Calling all professionals! For those that literally need to take their computer with them wherever they go, the Microsoft Surface comes with many features that other apps simply do not. To start with it comes with a full version of Office 2013, a USB port, a MicroSDXC slot, to keep you “always connected.” You can keep it all within the huge 64GB of storage, and it all comes in a relatively small package consisting of 7 x 11 x 0.37 inches and weighing only 1.48 pounds. The screen size of 10.6 inches is the largest of all our top ten tablets; and the battery life is outstanding at 7 hours and 45 minutes, too. The kickstand that’s so highly touted by Microsoft however, is only on the left face and only at one angle so it’s not as versatile as it may first seem. The Microsoft Store could also leave you wanting for apps, and it’s not compatible with the Windows and XP operating systems you may already be using — a big negative for those thinking this will just be an extension of their computer.
BlackBerry Playbook – $214.99
Another tablet designed with the professional in mind is the BlackBerry Playbook. Those familiar with the brand’s other mobile devices will be able to switch easily over to the operating system, while it may take some slight maneuvering for those that are not. This specific model also comes with 16GB of storage capacity to keep things even across the board, although just like the iPad, Microsoft Surface and other tablets, you can choose larger memory options if you believe you need them. The biggest drawbacks to this tablet are the fact that you won’t have the huge selection of apps that are available with other tablets, and for those who put a lot of stock in stock and reputation know, BlackBerry may not be along too much longer for those who will be thinking about updates and newer models.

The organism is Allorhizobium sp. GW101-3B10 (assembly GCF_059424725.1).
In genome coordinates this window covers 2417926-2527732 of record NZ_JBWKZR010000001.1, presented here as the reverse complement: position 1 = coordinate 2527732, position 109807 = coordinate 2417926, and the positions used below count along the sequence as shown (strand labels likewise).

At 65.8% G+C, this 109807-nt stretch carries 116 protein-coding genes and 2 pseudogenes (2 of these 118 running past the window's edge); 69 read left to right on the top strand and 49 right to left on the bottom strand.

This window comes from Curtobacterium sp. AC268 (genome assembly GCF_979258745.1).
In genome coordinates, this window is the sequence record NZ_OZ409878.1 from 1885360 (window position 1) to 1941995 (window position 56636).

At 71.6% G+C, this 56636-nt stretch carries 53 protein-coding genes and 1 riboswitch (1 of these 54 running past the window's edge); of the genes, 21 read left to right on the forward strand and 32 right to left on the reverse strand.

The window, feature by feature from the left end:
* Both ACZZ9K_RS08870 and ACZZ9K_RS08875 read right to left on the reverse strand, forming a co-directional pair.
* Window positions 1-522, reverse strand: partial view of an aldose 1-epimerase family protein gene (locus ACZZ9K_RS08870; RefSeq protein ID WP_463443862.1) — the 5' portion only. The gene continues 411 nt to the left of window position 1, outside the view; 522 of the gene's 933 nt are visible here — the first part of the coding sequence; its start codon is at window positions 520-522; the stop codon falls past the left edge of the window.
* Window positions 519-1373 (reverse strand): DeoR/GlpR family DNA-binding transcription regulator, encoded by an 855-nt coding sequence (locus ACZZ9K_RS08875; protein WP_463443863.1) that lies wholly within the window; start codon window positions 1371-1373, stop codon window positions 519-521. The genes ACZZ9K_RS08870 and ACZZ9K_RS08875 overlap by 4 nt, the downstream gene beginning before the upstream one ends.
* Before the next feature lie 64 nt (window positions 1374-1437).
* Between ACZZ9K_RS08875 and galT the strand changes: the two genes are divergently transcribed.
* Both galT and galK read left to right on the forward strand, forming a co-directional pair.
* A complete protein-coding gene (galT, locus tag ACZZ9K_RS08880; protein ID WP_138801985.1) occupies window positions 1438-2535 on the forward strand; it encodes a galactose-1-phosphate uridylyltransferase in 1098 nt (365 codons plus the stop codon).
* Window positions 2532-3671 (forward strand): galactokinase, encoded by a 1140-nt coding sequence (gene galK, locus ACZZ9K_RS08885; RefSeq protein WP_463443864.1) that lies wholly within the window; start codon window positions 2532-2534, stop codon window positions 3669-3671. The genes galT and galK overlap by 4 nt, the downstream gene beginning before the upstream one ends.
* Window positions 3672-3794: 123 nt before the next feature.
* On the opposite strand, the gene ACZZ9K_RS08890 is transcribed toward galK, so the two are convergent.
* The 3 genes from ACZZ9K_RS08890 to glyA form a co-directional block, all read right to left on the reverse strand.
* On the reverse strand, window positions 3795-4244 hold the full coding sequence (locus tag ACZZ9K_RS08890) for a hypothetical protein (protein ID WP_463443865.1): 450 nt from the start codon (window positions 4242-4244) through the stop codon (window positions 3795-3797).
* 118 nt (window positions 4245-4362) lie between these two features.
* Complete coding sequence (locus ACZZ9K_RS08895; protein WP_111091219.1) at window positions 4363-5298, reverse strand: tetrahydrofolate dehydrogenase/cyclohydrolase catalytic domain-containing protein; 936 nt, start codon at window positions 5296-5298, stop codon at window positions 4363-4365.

HP Slate 2 – $489.99
This tablet means business, and only business. While the HP Slate 2 has a very fast processor, easy connectivity, and something that’s easy to use for business purposes, this tablet may be the one that’s you. The digital pen lets you take care of those business tasks faster and easier than you can on other tablets, even the Windows Surface, which is also designed with the professional in mind. The battery life is comparable at just over 7 hours, and the 64GB of memory will allow you to hold just about as many documents and spreadsheets as you could possibly need. However, there are no entertainment features on this device, meaning you’ll need to go elsewhere for your music and movies; and many think the price is far too great to not be able to do just about anything you’d like with it.
Google Nexus 7 – $269
Moving into the smaller sized tablets, the Google Nexus tops comparable tablets with a great price, a light weight of 10.5 ounces, and a fair screen size of 7 inches. The storage capacity is the most you’ll find within this size, at 16 GB, and it’s got the best resolution of them all with 1920 x 1200 pixels. The processor speed is pretty quick at 1.5 GHz, and it’s got a long battery life of 7 hours and 37 minutes. The downside is that you won’t have a huge choice of apps available, and many will need to be updated for the newer Android operating system.
Amazon Kindle Fire 7″ – $199.99
You’ll find all of the goodness that’s in the larger Amazon Kindle Fire packed into this small package, too. Or at least most of them anyway. Of course, being in a smaller screen comes with smaller dimensions; these ones are 7.6 x 5.3 x 0.28 inches, and a screen size of 7.9 inches. Screen quality is fair though, at 1280 x 800 pixels, and it has a good storage capacity of 16GB. The battery life is just as long as its larger counterpart, getting a full 7 hours before you need to recharge. Just like the larger Kindle Fire however, you won’t get all the apps you may want, and because it’s tied to the Amazon ecosystem, you won’t get any more choices than that.
Apple iPad mini – $329
It’s the iOS operating system that makes the larger iPad so great, and the same can be said of this miniature version. In addition to FaceTime and the iNetwork though, you’ll also get the largest selection of apps within any tablet, and you’ll also be able to store them all in the large 16GB of memory. The battery life is actually much better than the larger iPad, with a full 7 hours and 37 minutes between recharges; and the 7.9 inch screen won’t make you feel like you’re looking at a “mini.” However, holding it also doesn’t feel like a mini and some consumers have said that it’s simply too wide for a smaller tablet. By contrast, some also believe that the price is far too big for something so small.